What are you doing to combat boredom during the quarantine?
Today is Day 24 of quarantining at home, and apart from a 3-hour trip to the dentist on Day 18, I haven’t left my house. I’m not married, no kids, no pets, and no roommates, so it’s been a pretty lonely three weeks. Other than my video chats and phone calls with family, friends, colleagues, and students, I don’t get much interaction with others. I’m trying to check my privilege, as I realize I have a comfortable home, working electricity and plumbing, consistent Internet, enough food, and I don’t have to worry about money, which I know many people in the world don’t have at this time, but today I’m feeling the effects of isolation.
Here’s what I’ve learned in my 3+ weeks of quarantine:
The hair on my legs seems to have stopped growing. I haven’t shaved my legs since I went into lockdown, and by looking at them, you wouldn’t really know. I’m way past the prickly stage, too.
I’m not a self-motivated person at home. Despite all the advice on the internet touting, “You have all the time in the world, you should do all the things you’ve always said you never have time for! There’s no excuse now,” I seem to find an excuse.
My attention span, which if I’m being honest was already wavering (I blame the constant interruptions of modern society for that one), is down to a few minutes at a time. I have started 9 books. Nine. And I haven’t finished one yet. Now, I’m a multiple-books-at-a-time person by nature, but this is overboard. I can’t even watch a TV show all the way through in one sitting. What is going on?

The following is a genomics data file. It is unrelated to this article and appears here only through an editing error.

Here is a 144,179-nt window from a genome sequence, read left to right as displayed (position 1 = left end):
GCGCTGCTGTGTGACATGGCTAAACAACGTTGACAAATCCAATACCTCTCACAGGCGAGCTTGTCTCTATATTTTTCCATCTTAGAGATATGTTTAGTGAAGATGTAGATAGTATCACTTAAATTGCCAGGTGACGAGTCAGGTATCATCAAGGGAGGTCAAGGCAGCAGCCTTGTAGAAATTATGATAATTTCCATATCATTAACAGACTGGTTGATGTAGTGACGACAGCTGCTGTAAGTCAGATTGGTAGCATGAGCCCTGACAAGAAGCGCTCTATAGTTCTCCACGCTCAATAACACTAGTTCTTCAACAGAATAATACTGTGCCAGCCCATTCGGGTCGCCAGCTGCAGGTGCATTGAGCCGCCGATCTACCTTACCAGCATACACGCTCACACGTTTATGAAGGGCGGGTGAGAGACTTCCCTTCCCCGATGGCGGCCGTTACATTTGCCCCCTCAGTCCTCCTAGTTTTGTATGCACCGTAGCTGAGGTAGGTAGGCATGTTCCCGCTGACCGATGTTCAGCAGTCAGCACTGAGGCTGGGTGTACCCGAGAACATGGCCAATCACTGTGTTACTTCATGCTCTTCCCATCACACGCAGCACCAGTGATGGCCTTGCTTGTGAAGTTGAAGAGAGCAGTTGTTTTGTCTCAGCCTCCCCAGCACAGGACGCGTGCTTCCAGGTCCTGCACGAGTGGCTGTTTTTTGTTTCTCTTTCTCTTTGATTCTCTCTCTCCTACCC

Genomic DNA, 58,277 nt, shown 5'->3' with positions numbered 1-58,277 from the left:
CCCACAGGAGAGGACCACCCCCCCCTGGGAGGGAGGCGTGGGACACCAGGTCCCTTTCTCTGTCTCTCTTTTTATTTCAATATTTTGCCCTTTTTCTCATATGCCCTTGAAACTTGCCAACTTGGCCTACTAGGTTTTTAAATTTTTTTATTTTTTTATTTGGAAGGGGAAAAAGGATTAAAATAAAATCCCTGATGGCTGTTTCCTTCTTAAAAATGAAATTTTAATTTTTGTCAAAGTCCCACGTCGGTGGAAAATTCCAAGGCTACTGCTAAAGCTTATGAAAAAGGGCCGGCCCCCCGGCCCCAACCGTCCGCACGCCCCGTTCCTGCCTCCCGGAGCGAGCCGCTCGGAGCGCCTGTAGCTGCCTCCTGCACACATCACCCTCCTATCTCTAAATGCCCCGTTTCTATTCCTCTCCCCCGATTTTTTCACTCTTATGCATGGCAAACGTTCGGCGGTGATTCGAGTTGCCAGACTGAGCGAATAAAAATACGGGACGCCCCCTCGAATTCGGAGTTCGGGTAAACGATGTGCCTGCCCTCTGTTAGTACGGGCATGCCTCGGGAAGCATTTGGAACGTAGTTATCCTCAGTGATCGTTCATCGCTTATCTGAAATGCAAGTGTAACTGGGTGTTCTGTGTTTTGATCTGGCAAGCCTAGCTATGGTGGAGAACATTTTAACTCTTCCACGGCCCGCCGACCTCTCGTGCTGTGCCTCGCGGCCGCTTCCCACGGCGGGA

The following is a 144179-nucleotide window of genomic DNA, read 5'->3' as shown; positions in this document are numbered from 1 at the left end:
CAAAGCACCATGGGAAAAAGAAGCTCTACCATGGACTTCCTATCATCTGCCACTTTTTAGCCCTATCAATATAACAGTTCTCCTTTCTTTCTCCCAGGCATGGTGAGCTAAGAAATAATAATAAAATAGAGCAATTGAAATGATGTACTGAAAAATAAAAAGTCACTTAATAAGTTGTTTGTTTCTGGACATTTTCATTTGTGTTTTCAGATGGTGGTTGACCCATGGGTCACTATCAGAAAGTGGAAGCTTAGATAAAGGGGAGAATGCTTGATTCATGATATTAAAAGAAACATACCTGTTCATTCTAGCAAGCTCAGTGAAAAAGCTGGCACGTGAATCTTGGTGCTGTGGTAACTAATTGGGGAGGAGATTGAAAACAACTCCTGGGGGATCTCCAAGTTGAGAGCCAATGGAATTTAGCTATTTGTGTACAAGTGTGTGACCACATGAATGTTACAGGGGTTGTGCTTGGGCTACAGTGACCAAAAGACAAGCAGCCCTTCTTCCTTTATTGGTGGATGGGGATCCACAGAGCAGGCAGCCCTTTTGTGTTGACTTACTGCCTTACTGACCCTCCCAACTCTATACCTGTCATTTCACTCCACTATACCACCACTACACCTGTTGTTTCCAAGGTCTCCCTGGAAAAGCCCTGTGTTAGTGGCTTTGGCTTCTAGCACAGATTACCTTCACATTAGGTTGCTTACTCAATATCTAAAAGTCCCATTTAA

At first, I was excited about cooking and was eating way too much food because, hello, what else have I got to do?, but now all the food in the house is boring. I eat when my stomach is growling, but it’s all pretty blah. Well, except for the fresh-out-of-the-oven bread slathered in butter, but I can’t eat that every day, can I?
I crave routine and structure, and I need to leave my house to have a sense of normalcy. I’m not a work-from-home person. Guess I can throw away those dreams of becoming a travel blogger.
My moods fluctuate from really happy to complete boredom or frustration. Yesterday I was so full of energy, and today, nothing. It’s a dice roll each day I wake up.
I am hoping that things get easier next week when virtual school starts back up again, as the school day will give me a routine to follow. What have you learned while in quarantine?
When I initially made the decision to move abroad and teach internationally, I can remember telling my parents (and everyone else) that it was just going to be for 2 years, and then I’d move back home. At the time, I actually believed that’s how it would play out. Fast forward to now, ten years later, and I’m finishing my contract in my fourth country, with no plans to return home anytime soon.
The life of an expat, while not for everyone, is my preference. It’s afforded me many opportunities I never would have had living in the states. Apart from the obvious travel opportunities, I have been able to meet some truly remarkable people, learn a great deal about myself, become a better educator, teach in the PYP, immerse myself in new cultures, develop some long-lasting friendships, and work through some very challenging times. In the past ten years, I’ve lived in Shanghai, China; Tirana, Albania; Bangkok, Thailand; and Jakarta, Indonesia. While I’m sad that this chapter is coming to an end, I’m so excited about my new adventure!
I’m thrilled to announce that this summer, I’ll be moving to Jeju Island, South Korea! To be honest, Korea was never really on my radar because, despite loving it when I visited Seoul in 2011, it was too dang cold for me! What I’ve learned about Jeju is that while it does get cold (and even snows a few times a year), it’s generally 10-15 degrees Celsius warmer than Seoul. Plus, Jeju is known as “the Hawaii of Korea,” and you can’t go wrong with that!